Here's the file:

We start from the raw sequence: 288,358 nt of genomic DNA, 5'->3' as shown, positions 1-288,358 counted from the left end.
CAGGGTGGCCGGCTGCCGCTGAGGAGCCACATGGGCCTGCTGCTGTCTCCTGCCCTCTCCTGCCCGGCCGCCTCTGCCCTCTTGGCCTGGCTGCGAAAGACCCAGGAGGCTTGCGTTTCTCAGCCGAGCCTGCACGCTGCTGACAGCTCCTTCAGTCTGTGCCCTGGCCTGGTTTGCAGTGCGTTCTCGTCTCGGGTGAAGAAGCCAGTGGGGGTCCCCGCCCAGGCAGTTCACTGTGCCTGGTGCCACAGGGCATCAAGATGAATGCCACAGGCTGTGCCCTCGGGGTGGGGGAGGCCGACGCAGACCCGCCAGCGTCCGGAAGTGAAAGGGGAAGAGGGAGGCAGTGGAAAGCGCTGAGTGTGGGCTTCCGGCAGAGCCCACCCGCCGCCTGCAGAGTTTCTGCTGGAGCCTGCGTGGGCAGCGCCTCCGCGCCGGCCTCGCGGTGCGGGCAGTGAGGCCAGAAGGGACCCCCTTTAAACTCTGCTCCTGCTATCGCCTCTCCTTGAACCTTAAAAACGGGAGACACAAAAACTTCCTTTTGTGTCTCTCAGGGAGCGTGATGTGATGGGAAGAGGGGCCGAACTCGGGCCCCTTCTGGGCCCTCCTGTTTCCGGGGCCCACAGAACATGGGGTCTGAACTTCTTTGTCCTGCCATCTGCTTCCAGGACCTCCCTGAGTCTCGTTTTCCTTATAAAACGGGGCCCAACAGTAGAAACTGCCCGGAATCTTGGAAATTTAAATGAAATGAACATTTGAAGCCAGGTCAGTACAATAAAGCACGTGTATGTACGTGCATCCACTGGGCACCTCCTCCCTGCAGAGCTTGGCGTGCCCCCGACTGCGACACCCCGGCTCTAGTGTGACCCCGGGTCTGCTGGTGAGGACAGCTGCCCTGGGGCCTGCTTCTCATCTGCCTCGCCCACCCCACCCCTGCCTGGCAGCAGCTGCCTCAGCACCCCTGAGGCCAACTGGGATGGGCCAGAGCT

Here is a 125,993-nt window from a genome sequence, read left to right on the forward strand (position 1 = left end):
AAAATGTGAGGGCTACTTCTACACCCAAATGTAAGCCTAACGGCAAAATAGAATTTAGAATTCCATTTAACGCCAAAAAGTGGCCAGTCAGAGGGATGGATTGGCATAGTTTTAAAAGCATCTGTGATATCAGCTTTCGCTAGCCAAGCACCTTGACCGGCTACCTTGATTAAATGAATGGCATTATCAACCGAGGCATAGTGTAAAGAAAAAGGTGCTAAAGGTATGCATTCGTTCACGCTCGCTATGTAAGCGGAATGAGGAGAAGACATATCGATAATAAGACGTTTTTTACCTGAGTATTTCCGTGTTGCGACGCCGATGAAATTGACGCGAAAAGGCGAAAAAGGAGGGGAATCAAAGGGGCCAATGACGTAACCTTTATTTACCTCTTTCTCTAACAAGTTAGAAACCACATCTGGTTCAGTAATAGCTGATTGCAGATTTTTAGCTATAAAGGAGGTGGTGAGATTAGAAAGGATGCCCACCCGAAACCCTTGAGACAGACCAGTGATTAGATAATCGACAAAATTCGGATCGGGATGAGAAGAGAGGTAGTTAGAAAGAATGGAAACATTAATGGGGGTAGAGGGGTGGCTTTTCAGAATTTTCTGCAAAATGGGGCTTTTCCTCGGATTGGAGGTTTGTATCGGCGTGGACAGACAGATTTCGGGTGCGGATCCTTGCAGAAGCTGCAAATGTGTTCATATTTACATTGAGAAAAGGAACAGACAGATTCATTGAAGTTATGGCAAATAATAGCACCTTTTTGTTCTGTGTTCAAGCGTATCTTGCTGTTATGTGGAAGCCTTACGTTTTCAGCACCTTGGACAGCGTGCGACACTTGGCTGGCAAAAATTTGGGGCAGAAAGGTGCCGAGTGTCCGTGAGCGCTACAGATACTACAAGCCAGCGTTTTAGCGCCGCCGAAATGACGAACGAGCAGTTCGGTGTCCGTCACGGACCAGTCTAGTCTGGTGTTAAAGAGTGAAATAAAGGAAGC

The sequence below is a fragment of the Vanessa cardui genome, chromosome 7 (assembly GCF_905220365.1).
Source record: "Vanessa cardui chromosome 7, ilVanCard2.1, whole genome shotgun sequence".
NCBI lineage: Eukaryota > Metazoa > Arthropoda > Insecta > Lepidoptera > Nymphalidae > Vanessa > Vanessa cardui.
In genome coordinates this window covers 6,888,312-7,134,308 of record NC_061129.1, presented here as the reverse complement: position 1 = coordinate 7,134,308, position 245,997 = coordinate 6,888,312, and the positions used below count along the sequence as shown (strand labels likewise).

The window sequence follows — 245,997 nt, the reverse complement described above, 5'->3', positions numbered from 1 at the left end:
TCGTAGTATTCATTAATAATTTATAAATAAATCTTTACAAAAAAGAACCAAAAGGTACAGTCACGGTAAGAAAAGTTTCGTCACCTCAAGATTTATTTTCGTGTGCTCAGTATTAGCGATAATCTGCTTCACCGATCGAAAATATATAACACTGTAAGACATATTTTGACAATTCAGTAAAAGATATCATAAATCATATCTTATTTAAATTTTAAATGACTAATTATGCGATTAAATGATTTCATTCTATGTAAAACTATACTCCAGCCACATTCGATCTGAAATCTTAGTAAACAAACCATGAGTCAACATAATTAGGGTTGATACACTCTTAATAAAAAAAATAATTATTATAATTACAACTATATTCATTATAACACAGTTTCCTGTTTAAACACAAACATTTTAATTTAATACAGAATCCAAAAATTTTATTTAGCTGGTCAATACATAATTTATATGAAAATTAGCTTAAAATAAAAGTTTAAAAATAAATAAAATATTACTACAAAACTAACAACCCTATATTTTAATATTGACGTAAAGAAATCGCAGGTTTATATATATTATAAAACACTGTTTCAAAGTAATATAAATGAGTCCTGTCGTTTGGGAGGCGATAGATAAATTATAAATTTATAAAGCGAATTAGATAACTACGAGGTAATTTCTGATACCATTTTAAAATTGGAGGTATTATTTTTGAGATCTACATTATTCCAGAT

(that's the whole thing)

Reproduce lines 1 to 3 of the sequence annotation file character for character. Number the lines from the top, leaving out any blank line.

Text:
We start from the raw sequence: 288,358 nt of genomic DNA, 5'->3' as shown, positions 1-288,358 counted from the left end.
CAGGGTGGCCGGCTGCCGCTGAGGAGCCACATGGGCCTGCTGCTGTCTCCTGCCCTCTCCTGCCCGGCCGCCTCTGCCCTCTTGGCCTGGCTGCGAAAGACCCAGGAGGCTTGCGTTTCTCAGCCGAGCCTGCACGCTGCTGACAGCTCCTTCAGTCTGTGCCCTGGCCTGGTTTGCAGTGCGTTCTCGTCTCGGGTGAAGAAGCCAGTGGGGGTCCCCGCCCAGGCAGTTCACTGTGCCTGGTGCCACAGGGCATCAAGATGAATGCCACAGGCTGTGCCCTCGGGGTGGGGGAGGCCGACGCAGACCCGCCAGCGTCCGGAAGTGAAAGGGGAAGAGGGAGGCAGTGGAAAGCGCTGAGTGTGGGCTTCCGGCAGAGCCCACCCGCCGCCTGCAGAGTTTCTGCTGGAGCCTGCGTGGGCAGCGCCTCCGCGCCGGCCTCGCGGTGCGGGCAGTGAGGCCAGAAGGGACCCCCTTTAAACTCTGCTCCTGCTATCGCCTCTCCTTGAACCTTAAAAACGGGAGACACAAAAACTTCCTTTTGTGTCTCTCAGGGAGCGTGATGTGATGGGAAGAGGGGCCGAACTCGGGCCCCTTCTGGGCCCTCCTGTTTCCGGGGCCCACAGAACATGGGGTCTGAACTTCTTTGTCCTGCCATCTGCTTCCAGGACCTCCCTGAGTCTCGTTTTCCTTATAAAACGGGGCCCAACAGTAGAAACTGCCCGGAATCTTGGAAATTTAAATGAAATGAACATTTGAAGCCAGGTCAGTACAATAAAGCACGTGTATGTACGTGCATCCACTGGGCACCTCCTCCCTGCAGAGCTTGGCGTGCCCCCGACTGCGACACCCCGGCTCTAGTGTGACCCCGGGTCTGCTGGTGAGGACAGCTGCCCTGGGGCCTGCTTCTCATCTGCCTCGCCCACCCCACCCCTGCCTGGCAGCAGCTGCCTCAGCACCCCTGAGGCCAACTGGGATGGGCCAGAGCT

Here is a 125,993-nt window from a genome sequence, read left to right on the forward strand (position 1 = left end):